Irish Water now a monster that's out of Enda's control
Enda Kenny can't say he wasn't warned. The alarm bells should have started ringing last January when Irish Water was exposed as a pampered, over-staffed, free-spending quango that treats its customers with contempt.
Instead, the Government is only now waking up to how much damage this could cause them - which is a bit like turning off your taps after the bathroom has already been flooded.
At Fine Gael's parliamentary party on Wednesday night, backbencher Anthony Lawlor expressed himself in rather unparliamentary language.
His usage of the word "gobsh***s" reportedly shocked some TDs so much that the remark was later withdrawn.
In fact, Lawlor's concerns are fully shared by most of his colleagues in both Fine Gael and Labour.
TDs were supposed to have a hotline to Irish Water so that they could raise any local problems, but instead they have been fobbed off with an email address that sends back bland holding responses.
A handful of deputies have even been desperate enough to try contacting the new semi-state company via Twitter - with the highly appropriate hashtag of 'shambles'.
During its set-up phase, Irish Water famously blew €50m of taxpayers' money on consultancy fees.
So why is it failing to carry out such a basic function as communicating with the public's elected representatives?
The truth is slowly dawning on Government Buildings - just like Dr Frankenstein, they have built a dangerous monster that is out of control and threatening to destroy its creator.
Even with the meters now running, Irish Water apparently still needs to have basic information dragged out of it.
This week it has been busy sowing confusion over the fundamental issue of whether landlords or tenants are ultimately responsible for bills on rented properties.
As a result, Wicklow County Council has already been threatening some residents with eviction - exactly the sort of behaviour that has made this issue a PR disaster right from the start.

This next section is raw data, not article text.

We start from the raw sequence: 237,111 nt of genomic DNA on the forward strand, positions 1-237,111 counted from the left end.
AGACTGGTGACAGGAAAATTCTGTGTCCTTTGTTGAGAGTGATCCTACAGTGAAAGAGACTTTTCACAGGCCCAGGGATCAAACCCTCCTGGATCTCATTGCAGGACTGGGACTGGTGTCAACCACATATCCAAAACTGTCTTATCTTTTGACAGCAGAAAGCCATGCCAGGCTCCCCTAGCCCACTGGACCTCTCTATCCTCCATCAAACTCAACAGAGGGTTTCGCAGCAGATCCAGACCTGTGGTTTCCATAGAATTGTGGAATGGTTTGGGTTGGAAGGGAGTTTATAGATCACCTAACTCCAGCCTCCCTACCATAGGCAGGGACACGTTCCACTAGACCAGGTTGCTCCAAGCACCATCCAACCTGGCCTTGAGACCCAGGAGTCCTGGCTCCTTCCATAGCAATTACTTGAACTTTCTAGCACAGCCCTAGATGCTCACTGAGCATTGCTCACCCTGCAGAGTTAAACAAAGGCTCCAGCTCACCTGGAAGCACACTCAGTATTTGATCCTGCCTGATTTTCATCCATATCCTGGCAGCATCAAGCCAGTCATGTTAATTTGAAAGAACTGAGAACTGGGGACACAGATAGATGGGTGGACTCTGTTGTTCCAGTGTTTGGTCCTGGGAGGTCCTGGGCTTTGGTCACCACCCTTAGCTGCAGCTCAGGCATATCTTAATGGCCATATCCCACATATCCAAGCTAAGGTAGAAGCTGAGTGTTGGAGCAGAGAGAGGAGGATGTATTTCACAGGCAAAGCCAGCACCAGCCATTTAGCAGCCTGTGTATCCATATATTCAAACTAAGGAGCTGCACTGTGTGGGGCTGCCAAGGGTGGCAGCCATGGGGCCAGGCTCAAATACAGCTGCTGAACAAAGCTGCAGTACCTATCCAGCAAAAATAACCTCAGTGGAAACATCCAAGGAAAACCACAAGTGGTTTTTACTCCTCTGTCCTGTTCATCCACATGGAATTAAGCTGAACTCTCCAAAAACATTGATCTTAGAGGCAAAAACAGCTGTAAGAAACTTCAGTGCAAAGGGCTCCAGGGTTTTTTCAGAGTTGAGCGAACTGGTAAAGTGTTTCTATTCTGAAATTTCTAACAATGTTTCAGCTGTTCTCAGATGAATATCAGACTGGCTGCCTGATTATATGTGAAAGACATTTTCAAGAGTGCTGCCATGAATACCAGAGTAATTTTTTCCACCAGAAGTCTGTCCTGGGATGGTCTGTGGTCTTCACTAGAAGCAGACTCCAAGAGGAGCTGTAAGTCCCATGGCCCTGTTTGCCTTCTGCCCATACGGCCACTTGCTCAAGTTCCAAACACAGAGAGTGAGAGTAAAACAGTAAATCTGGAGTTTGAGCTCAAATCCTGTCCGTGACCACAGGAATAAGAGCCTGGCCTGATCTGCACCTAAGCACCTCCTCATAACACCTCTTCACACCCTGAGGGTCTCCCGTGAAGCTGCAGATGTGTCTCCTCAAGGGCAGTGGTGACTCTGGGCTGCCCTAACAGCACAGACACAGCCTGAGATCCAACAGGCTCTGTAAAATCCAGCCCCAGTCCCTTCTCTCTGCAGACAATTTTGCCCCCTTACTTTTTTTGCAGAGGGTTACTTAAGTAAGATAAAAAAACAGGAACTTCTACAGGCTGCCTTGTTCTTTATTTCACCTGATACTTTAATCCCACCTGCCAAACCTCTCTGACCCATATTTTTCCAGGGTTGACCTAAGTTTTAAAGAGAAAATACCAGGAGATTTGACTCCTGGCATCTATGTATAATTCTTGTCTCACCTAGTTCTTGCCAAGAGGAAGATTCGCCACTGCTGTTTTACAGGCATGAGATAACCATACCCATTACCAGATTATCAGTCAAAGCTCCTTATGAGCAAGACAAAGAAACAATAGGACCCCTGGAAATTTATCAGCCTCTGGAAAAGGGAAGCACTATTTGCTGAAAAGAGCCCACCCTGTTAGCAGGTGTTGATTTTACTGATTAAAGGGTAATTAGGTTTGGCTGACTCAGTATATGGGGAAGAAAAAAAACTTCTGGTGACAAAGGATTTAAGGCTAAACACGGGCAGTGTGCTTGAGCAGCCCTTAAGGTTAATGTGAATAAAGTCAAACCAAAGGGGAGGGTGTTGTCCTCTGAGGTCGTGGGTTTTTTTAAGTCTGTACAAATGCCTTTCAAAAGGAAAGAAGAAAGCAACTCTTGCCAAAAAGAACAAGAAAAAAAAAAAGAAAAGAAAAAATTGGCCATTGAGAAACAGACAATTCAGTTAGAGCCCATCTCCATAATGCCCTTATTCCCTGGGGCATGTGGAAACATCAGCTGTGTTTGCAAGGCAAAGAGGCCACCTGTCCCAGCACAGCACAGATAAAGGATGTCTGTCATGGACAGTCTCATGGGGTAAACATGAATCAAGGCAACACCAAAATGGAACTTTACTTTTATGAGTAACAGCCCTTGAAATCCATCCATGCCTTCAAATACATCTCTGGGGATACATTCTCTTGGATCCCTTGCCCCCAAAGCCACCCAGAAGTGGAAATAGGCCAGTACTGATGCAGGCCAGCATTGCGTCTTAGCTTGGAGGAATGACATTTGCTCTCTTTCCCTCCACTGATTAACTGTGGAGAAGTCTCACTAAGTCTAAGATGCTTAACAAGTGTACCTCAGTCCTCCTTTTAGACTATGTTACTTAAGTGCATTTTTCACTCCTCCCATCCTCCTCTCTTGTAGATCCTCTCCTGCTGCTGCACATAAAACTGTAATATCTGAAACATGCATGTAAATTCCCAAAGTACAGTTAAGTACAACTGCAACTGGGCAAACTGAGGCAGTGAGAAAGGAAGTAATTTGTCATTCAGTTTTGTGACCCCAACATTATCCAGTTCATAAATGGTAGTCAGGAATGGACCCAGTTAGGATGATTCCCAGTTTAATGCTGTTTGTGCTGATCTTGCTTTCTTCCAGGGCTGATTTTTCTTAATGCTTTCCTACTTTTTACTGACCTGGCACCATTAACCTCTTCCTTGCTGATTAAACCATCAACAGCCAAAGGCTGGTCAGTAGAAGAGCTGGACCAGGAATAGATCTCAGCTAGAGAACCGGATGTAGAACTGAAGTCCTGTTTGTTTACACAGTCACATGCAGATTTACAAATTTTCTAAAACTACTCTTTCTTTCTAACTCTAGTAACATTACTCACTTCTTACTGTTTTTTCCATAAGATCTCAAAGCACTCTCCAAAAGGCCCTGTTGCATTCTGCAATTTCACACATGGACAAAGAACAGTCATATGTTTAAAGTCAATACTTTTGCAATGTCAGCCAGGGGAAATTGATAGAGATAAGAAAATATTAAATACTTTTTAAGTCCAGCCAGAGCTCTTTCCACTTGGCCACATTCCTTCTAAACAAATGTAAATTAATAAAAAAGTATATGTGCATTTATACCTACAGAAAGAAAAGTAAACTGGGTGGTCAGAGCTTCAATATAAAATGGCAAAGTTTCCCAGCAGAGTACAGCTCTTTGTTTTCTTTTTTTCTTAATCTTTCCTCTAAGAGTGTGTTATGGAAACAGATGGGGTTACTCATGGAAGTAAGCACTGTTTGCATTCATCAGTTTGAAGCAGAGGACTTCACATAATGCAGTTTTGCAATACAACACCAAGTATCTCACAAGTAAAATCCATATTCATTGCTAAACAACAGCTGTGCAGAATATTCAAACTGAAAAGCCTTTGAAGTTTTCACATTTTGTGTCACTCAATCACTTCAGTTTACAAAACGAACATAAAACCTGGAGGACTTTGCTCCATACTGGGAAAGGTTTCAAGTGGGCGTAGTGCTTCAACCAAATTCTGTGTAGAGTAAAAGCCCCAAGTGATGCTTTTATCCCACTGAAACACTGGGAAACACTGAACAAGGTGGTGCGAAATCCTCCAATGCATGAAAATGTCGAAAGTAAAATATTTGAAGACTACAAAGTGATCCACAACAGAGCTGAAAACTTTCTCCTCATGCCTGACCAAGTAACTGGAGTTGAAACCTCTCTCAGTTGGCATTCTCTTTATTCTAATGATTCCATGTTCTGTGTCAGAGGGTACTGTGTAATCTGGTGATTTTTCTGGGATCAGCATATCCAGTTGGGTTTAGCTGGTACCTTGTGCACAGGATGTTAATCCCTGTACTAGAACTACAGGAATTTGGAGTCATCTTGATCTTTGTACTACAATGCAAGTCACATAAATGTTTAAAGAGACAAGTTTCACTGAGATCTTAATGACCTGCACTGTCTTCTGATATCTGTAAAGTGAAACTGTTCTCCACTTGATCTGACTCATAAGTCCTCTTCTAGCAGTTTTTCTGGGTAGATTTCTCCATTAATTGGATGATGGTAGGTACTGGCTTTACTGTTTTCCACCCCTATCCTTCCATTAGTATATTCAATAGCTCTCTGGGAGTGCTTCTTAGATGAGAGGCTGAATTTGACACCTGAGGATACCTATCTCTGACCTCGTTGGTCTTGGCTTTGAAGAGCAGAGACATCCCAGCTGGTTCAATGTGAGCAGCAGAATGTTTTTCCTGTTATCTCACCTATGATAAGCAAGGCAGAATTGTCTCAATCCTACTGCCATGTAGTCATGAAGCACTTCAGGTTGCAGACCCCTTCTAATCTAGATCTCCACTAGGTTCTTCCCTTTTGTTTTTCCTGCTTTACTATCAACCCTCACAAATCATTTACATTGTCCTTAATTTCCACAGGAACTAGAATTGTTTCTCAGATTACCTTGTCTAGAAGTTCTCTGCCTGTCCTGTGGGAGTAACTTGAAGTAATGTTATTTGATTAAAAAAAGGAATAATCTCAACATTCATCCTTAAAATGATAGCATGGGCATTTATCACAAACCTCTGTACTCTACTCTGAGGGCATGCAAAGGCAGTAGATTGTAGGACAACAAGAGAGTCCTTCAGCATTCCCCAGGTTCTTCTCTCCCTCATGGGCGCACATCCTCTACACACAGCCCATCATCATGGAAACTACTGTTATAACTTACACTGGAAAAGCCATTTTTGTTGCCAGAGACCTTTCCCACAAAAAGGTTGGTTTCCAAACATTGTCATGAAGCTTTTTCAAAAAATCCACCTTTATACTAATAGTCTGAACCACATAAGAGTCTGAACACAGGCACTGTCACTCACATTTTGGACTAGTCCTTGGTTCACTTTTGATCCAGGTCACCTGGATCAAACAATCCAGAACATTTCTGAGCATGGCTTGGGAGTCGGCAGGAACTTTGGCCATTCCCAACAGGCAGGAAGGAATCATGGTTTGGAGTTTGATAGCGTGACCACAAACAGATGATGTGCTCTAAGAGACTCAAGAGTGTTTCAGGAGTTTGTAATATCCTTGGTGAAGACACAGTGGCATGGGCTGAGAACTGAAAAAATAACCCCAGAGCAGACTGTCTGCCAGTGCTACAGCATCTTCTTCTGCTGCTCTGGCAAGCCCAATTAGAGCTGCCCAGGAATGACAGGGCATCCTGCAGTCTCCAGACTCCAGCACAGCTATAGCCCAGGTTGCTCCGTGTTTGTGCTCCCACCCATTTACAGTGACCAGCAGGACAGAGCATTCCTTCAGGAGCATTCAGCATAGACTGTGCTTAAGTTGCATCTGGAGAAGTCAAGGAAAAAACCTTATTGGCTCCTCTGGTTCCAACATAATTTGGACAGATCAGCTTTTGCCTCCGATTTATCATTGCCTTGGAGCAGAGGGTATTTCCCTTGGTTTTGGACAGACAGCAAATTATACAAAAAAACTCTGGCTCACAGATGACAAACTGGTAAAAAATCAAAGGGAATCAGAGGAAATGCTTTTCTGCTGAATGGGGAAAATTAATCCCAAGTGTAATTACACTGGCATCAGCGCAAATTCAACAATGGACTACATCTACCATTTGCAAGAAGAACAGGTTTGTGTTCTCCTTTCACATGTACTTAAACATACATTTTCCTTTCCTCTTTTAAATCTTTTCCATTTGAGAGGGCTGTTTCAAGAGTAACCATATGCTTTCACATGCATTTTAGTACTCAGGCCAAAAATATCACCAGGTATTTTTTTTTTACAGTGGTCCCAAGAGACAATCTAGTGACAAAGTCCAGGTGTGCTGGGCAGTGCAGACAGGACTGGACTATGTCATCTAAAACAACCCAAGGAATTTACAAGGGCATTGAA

For Enda Kenny, last Saturday's massive protest march was the equivalent of having a bucket of cold water thrown in his face.
Whether 50,000 or 100,000 people took to the streets of Dublin, it clearly represents a small army of outraged citizens who are determined to put Irish Water out of business.
On the same day, Fine Gael and Labour's humiliating defeat in the Dublin South West by-election proved that voters upset by water charges can also make their voices heard through the ballot box.
Officially, the tax credits for water bills announced by Michael Noonan in Tuesday's budget were planned all along and have nothing to do with last weekend's events.
In the real world, this looks like a panicky damage limitation exercise that is already starting to unravel.
As the Department of Finance has been forced to admit, 200,000 low-income and unemployed families are excluded from the new reliefs - which has left officials scrambling to come up with a fairer formula and allowed anti-water charge campaigners to score yet another publicity victory.
There is also a serious question mark over how much the Taoiseach knows about events at Irish Water HQ.
He recently told the Dail that no bonuses have been paid to its staff, but a letter from parent company Ervia yesterday detailed €5.1m in top-up payments to 940 employees.
Of course, Irish Water hates the word 'bonus' and would much prefer to describe these payments as 'performance-related awards' - a perfect example of the attitude that has made them such a popular and respected organisation.
Everything now hinges on how many people take the ultimate step of throwing their first bills in the bin next January.
The only certainty right now is that water charges have become the number one threat to this Government's chances of a political recovery - and Enda Kenny looks like a man trying to mop up the Irish Sea with a box of Kleenex.